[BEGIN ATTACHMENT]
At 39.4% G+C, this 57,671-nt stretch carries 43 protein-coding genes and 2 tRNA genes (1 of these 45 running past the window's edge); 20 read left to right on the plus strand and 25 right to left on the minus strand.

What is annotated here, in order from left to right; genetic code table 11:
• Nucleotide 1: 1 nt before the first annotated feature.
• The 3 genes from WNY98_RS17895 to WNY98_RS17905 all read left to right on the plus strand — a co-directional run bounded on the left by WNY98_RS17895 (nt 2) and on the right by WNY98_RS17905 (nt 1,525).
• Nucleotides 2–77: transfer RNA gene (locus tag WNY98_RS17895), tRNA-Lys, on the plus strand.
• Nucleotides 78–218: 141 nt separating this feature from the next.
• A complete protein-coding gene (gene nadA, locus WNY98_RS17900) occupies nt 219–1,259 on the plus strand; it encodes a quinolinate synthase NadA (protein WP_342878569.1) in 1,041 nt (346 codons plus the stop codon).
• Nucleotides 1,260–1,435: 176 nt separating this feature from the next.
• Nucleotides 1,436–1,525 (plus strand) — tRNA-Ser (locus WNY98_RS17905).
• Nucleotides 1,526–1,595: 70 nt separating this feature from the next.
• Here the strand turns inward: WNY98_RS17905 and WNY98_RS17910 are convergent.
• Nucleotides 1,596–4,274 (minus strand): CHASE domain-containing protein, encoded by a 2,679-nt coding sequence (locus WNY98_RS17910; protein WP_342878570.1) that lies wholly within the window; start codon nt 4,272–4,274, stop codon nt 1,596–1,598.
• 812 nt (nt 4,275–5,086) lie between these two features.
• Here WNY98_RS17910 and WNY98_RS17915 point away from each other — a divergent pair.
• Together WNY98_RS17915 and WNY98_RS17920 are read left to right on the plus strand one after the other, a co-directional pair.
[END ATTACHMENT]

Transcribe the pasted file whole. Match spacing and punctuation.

At 39.4% G+C, this 57,671-nt stretch carries 43 protein-coding genes and 2 tRNA genes (1 of these 45 running past the window's edge); 20 read left to right on the plus strand and 25 right to left on the minus strand.

What is annotated here, in order from left to right; genetic code table 11:
• Nucleotide 1: 1 nt before the first annotated feature.
• The 3 genes from WNY98_RS17895 to WNY98_RS17905 all read left to right on the plus strand — a co-directional run bounded on the left by WNY98_RS17895 (nt 2) and on the right by WNY98_RS17905 (nt 1,525).
• Nucleotides 2–77: transfer RNA gene (locus tag WNY98_RS17895), tRNA-Lys, on the plus strand.
• Nucleotides 78–218: 141 nt separating this feature from the next.
• A complete protein-coding gene (gene nadA, locus WNY98_RS17900) occupies nt 219–1,259 on the plus strand; it encodes a quinolinate synthase NadA (protein WP_342878569.1) in 1,041 nt (346 codons plus the stop codon).
• Nucleotides 1,260–1,435: 176 nt separating this feature from the next.
• Nucleotides 1,436–1,525 (plus strand) — tRNA-Ser (locus WNY98_RS17905).
• Nucleotides 1,526–1,595: 70 nt separating this feature from the next.
• Here the strand turns inward: WNY98_RS17905 and WNY98_RS17910 are convergent.
• Nucleotides 1,596–4,274 (minus strand): CHASE domain-containing protein, encoded by a 2,679-nt coding sequence (locus WNY98_RS17910; protein WP_342878570.1) that lies wholly within the window; start codon nt 4,272–4,274, stop codon nt 1,596–1,598.
• 812 nt (nt 4,275–5,086) lie between these two features.
• Here WNY98_RS17910 and WNY98_RS17915 point away from each other — a divergent pair.
• Together WNY98_RS17915 and WNY98_RS17920 are read left to right on the plus strand one after the other, a co-directional pair.